Year 3 I will be able to notice patterns. I will be able to notice change in others behaviour. I will be able to notice when things out the ordinary happen. I will know when I need to persevere to achieve my best. I will understand that learning can 
be a slow and uncertain process. I will understand how different aspects of learning can link together. I will be able to 
build up patterns that help me to notice and make links. I will be able to learn by adopting others strategies and methods.
Year 4 I will be able to notice patterns. I will be able to notice when things out the ordinary happen. I will be able to notice subtle difference and similarities. I will know when I need to persevere to achieve my best. I will understand that learning can be a slow and uncertain process. I will understand how different aspects of learning can link together. I will be able to build up patterns that help me to notice and make links. I will be able to learn by adopting other strategies and methods.
Year 5 and 6 I will be able to notice patterns. I will understand when and how to use what I have noticed and when to ignore it. I will be able to notice subtle difference and similarities. I will know how to explore details in experiences. I will understand how to use my perseverance skills to achieve my best. I will understand that perseverance is not doing the same over and over with no change in outcome. I will know how to look at learning from different perspectives. I will show an understanding of 
how everything can be related in a web of connections. I will be able to weave my own webs of understanding using my own experiences. I will be able to change my methods, habits or values based on what I observe from others.



How is French delivered across each year group?

Year Three:
In Year Three, children begin their journey of learning french at De Havilland. They are introduced to the reasons why learning French is important to them and the opportunities it provides both for their education and future life options; this is done through the unit I Am Learning French. Five further units are then taught across the year, including: Colours and Numbers, Animals, Transport, Little Red 
Riding Hood
and I can…. Across the teaching of all units, children enjoy listening and participating in nursery rhymes and songs to support them developing familiarity with the French language.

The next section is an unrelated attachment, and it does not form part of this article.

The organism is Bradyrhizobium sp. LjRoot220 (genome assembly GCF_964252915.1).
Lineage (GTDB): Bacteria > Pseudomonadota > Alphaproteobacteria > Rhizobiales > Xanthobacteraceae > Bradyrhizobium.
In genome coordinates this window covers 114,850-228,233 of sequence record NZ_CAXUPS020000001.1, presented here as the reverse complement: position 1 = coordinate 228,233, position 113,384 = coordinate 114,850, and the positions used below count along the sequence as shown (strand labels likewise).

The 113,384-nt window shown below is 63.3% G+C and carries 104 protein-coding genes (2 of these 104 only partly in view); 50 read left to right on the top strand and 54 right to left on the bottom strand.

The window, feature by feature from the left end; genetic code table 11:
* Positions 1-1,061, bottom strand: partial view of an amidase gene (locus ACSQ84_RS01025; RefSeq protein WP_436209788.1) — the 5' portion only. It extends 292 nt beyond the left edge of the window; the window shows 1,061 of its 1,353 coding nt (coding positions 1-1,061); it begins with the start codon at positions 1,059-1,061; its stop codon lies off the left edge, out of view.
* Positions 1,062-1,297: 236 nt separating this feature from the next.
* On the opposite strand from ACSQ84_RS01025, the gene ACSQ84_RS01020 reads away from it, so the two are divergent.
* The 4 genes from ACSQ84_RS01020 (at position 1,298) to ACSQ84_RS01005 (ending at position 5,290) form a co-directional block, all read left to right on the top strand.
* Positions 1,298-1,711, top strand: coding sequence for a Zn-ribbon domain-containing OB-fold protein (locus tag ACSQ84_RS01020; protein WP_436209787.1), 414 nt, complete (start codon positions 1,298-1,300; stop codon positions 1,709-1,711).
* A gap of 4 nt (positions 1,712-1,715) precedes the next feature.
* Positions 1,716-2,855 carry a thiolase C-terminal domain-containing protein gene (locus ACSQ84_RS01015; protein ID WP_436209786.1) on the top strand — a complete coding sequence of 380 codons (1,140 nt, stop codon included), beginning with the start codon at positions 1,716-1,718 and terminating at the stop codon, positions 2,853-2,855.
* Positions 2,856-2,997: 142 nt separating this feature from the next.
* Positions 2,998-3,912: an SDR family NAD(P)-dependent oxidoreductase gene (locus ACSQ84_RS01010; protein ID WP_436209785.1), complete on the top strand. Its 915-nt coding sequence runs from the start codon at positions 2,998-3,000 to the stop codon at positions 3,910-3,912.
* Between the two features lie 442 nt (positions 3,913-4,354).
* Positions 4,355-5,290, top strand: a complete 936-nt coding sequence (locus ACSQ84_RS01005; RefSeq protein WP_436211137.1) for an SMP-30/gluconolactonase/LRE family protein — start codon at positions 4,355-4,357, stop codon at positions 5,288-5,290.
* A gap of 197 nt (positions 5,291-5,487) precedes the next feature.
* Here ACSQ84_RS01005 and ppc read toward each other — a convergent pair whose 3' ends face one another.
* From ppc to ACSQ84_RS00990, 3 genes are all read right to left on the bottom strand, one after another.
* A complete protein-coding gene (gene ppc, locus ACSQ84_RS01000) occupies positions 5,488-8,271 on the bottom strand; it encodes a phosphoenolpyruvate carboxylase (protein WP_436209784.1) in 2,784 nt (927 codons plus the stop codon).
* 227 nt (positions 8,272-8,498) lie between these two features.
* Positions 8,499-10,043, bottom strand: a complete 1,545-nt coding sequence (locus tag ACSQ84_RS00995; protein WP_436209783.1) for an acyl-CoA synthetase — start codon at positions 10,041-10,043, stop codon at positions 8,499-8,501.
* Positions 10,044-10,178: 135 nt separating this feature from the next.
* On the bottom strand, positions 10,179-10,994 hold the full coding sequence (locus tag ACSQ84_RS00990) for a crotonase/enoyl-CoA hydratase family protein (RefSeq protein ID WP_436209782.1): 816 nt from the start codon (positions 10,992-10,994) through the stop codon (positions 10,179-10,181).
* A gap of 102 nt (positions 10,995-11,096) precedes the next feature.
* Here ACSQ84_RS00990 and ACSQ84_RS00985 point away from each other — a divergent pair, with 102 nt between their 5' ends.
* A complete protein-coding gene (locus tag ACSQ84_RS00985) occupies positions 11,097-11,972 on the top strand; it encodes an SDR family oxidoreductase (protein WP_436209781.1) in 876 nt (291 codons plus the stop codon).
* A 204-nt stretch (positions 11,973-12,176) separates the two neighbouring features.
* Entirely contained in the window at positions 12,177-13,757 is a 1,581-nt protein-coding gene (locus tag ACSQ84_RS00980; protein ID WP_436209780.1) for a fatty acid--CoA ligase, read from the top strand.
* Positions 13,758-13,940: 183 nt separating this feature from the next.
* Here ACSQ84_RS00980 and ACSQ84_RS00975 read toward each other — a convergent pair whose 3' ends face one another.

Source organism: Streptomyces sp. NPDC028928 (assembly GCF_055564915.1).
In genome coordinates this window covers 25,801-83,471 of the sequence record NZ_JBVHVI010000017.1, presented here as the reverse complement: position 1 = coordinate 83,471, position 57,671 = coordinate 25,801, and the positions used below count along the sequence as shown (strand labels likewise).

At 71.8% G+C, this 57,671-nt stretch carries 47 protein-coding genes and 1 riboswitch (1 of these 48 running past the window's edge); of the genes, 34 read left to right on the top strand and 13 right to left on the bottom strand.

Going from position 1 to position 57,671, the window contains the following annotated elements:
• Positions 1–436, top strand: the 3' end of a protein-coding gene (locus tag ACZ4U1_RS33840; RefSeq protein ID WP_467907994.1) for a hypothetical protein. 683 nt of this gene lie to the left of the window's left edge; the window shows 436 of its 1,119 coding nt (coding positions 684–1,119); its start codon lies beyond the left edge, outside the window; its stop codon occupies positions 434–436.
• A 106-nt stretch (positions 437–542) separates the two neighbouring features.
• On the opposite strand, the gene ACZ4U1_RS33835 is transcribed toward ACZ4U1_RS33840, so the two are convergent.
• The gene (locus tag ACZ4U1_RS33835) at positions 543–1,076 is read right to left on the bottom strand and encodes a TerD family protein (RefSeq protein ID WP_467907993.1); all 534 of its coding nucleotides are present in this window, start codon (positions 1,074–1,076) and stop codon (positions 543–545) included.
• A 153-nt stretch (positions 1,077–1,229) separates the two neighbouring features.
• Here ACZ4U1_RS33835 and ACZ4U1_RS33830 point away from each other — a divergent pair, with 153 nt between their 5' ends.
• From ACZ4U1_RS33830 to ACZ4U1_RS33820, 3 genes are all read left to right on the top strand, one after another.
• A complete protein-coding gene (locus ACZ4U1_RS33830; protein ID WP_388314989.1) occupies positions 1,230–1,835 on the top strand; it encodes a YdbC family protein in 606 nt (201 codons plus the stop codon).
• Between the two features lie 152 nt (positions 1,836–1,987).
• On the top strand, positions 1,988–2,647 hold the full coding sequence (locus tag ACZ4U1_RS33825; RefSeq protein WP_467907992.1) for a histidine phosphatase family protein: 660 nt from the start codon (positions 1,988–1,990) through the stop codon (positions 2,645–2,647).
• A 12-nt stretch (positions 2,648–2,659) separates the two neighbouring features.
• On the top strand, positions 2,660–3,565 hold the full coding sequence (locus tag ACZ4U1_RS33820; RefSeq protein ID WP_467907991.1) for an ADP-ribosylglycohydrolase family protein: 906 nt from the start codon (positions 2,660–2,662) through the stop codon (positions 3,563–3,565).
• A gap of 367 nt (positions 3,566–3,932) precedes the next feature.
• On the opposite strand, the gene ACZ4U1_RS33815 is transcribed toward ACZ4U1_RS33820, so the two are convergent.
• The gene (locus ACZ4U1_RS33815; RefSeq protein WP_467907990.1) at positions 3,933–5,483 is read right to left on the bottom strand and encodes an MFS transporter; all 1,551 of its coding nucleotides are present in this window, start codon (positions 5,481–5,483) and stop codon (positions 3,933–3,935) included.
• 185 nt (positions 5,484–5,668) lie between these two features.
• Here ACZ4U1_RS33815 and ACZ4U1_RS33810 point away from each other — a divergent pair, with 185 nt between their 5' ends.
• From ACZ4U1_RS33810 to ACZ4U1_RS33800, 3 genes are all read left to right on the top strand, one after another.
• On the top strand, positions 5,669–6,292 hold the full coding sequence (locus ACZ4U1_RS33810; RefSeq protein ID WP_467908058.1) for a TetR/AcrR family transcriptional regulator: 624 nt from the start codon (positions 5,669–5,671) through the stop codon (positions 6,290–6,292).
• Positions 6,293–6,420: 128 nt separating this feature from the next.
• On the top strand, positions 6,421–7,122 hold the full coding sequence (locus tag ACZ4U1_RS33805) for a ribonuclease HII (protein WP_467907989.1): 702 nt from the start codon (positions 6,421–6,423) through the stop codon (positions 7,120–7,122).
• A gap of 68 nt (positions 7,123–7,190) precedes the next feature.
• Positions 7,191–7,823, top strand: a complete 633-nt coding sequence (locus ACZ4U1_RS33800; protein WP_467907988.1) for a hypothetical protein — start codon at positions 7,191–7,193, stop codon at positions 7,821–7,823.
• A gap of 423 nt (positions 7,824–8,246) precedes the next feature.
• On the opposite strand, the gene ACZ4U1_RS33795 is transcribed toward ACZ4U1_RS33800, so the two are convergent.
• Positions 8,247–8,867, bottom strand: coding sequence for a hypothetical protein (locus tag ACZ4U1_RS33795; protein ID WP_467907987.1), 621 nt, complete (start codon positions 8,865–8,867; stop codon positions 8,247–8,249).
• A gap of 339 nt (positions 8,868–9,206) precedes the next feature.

There is a strong focus on the children reading, speaking and listening to both adults and each other, as well as writing familiar words and short phrases as part of their learning.

Year Four:
Children begin the year revisiting core vocabulary taught in Year Three before continuing their French learning journey through the units: Christmas, Musical Instruments, Fruits and Vegetables, The Seasons and Under the Sea. The children build on their vocabulary learning from Year Three and begin to communicate with adults and each other with improved confidence and accuracy. The children also begin to write several short phrases related to a particular topic, using conjunctions where appropriate. They also start to understand the concept of noun gender.

Year Five:
Children communicate on a wider range of topics and themes. The units taught across the year include: Presenting Myself, Family, The Classroom, At the Cafe and Goldilocks. Across the teaching of these units, the children are exposed to longer passages of texts written in French, decoding new, unfamiliar vocabulary using cognates and context. The strong focus on reading,  speaking and listening continues whilst in writing, the children are provided with further opportunities to write full sentences and move towards using these to construct short paragraphs.

Year Six:
Children are exposed to more authentic French language material through the units: Clothes, Do you have a pet?, The Weather, In the Home and The Olympics. Across these units, the children listen to and engage in increasingly more complex conversations and write at further length about the topics they have covered. They also consolidate their understanding of gender and nouns.

What are the key concepts taught?

In Year 3 - 4, the children learn to:

  • Name and locate France and French speaking countries.
  • Ask and say how they feel.
  • Ask and say their name.
  • Count from 1-10, pronouncing and spelling each number.
  • Pronounce and spell ten colours.
  • Identify the French name for ten animals nouns.
  • Spell the names of different animals and identify the correct article for each.
  • Identify the French word for different modes of transport, including: car, plane, 
  • boat, bus, motorbike, train, lorry.
  • Name different parts of the body in French.
  • Describe up to five different activities they can do, using the French verb 
  • pouvoir in the form of je peux (I can).
  • Name up to ten fruits and vegetables in singular form.
  • Change fruit and vegetable nouns from the singular form to the plural form. 
  • Share a positive and negative opinions using ‘J’aime…’ (I like) and ‘Je n’aime 
  • pas….’ (I do not like).
  • Know the name and article used for up to ten musical instruments. 
  • Use the phrase je joue… (I play) when speaking and writing about instruments.
  • Name up to ten shapes and draw shapes when their features are described.